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An xPack with the Debug Run-Time Metadata library.

This library provies support for parsing the RTOS specific Debug Run-Time Metadata, used by thread-aware GDB servers. The Debug Run-Time Metadata is stored in the RTOS application flash space; it includes addresses of various scheduler data and offsets inside TCBs (Thread Control Blocks).

The purpose of DRTM is to improve portability of debugging tools, by removing the need to use hard-coded constants, like offsets into objects, that may vary between RTOS builds.

Thread-aware debugging overview

By default, modern cross-toolchain GDBs like arm-none-eaby-gdb have all the required support to display and navigate the stack trace for the current thread, including reading/writing the processor registers, even if the device specific definitions come from a custom implementation of the GDB server, like SEGGER J-Link GDBServer, or OpenOCD.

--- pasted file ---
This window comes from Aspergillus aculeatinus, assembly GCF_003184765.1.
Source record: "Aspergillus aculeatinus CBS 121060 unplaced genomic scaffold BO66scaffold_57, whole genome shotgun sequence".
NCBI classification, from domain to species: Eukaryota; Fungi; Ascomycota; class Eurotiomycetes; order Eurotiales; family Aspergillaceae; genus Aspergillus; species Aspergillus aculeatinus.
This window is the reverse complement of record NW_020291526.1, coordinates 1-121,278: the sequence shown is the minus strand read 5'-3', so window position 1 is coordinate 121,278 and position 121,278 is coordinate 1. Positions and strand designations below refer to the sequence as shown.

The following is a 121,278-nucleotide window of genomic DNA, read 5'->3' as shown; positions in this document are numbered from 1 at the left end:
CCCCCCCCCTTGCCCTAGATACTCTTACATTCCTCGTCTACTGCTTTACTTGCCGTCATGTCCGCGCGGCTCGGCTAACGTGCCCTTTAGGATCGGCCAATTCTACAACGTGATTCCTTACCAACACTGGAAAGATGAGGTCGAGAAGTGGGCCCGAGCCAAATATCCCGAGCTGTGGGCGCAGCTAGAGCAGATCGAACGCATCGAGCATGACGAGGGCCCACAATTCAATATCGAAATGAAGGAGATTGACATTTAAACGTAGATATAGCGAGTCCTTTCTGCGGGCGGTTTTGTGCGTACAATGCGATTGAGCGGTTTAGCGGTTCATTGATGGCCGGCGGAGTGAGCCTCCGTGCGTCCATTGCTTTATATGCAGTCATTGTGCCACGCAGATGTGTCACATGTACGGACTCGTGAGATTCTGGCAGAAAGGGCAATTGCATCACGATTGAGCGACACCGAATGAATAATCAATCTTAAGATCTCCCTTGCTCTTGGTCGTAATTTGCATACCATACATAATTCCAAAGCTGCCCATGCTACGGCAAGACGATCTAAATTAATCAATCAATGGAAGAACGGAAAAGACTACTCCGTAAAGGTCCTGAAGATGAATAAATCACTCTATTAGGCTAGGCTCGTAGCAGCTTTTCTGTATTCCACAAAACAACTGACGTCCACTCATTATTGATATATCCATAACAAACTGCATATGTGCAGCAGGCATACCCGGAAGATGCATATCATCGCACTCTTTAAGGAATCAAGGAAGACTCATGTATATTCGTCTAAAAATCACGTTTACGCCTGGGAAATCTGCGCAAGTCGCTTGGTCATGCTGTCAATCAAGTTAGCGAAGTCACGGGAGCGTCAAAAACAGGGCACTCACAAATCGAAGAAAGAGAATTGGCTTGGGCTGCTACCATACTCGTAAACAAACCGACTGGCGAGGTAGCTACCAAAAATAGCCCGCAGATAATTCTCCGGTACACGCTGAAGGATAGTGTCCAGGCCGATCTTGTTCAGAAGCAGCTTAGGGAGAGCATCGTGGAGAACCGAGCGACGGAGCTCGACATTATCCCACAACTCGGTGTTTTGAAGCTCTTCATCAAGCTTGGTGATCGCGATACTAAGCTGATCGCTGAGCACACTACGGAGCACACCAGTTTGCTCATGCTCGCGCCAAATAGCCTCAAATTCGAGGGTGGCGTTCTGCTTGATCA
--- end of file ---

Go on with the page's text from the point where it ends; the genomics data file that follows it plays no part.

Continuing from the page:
Given the available resources in today microcontrollers, most applications can now be multi-threaded, and there are many RTOSes that implement multi-threading, like FreeRTOS or µOS++ IIIe.

However, generic GDB servers cannot have the required knowledge of RTOS internals, and are not able to recognise when multiple threads are used.

To acomplish this, the GDB servers need to be extended, either by use of plug-ins, like the J-Link GDB Server, or by adding code to the monolithic distribution, like OpenOCD.

Basically, a thread-aware server should provide:

  • if the scheduler was started, the number of threads
  • a thread ID for each thread
  • a description string for each thread
  • the ID of the current thread
  • for all threads different than the current thread, the server should be able to read (and optionally write) all thread registers from the place where the thread context was saved.

User info